Jim O’Rourke: “I don’t want people to be happy when they listen to my music!”

The musician and producer on Wilco, Sonic Youth and life in Japan

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“So with my solo records, I was aiming towards how can you use the song form, and how can you use the elements of other music without treating them just like window dressing, which happens a lot and is a continuous frustration for me. People use avant-garde flavour and just sprinkle it on top of very, very uninteresting songs. It’s sort of like sprinkles on an ice cream cone, just a flavour tossed on top afterwards.”

After the experimental Gastr split in 1997, O’Rourke branched out into more traditional terrain, something a few of his existing fans weren’t too happy about. “I was having a lot of bottles thrown at me when I played that stuff live,” laughs O’Rourke, recalling the furore at him ‘going acoustic’.


“People were expecting me to turn up with an electric guitar laid out on a table, and I showed up with an acoustic guitar playing what would become Bad Timing. And people were really, really pissed off, like, ‘What is this bullshit?’ In Holland a guy came up and smashed my guitar with a beer bottle.”

In 1999, O’Rourke’s most explicit foray into pop, Eureka, proved to be an unanticipated success. A bold venture into melancholic, Technicolor pop, it mixed Beach Boys chamber pop with Ivor Cutler covers and bossa nova Bacharach excursions, and featured some stunning songwriting on tracks like “Ghost Ship In A Storm” and “Movie On The Way Down”. A follow-up EP released the same year, “Halfway To A Threeway”, expanded on this rich, refined style with the treated horns and 5/4 rhythms of “Not Sport, Martial Art”, while the creepy title track exposed more of O’Rourke’s gallows humour (“As I lay you down on my bed/It don’t matter that you’re brain dead…”).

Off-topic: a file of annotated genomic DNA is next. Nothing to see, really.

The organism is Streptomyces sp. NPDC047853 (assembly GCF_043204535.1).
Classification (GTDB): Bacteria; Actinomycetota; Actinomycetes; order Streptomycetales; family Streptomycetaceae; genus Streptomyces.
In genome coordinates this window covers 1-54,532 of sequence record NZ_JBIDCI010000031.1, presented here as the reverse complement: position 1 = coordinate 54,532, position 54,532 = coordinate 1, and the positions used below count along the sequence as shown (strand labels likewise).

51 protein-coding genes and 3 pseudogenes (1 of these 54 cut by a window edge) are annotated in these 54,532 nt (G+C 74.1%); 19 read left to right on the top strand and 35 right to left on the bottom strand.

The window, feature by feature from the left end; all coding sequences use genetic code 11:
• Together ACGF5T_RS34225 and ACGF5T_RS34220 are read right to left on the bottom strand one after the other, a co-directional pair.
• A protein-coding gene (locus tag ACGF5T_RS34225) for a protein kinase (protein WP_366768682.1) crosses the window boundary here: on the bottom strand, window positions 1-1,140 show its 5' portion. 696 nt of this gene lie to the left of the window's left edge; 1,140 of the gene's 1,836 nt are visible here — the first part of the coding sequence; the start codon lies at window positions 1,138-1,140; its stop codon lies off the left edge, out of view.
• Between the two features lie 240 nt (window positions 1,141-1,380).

Today, O’Rourke is disparaging of his breakthrough album, concerned that most listeners overlook the darkness beneath its impeccably arranged surface. “I’m glad that people like Eureka,” he says, “but to me it’s a very sad record. I still meet people and they’re like, ‘I played it at my wedding, it’s so happy’, and I’m like, ‘Oh my God! People think it’s some happy, good-time record.’ So therefore, I failed. I don’t want people to be happy when they listen to my music!

“Japan was the place where Eureka was actually most popular,” he adds, cringing, “and to this day there are neo-hippies running around with flowers telling me how it changed their life. I’m like, ‘Your life sucks, I can’t believe I had anything to do with it! It makes me so fucking depressed. I turned you into a hippy.’”


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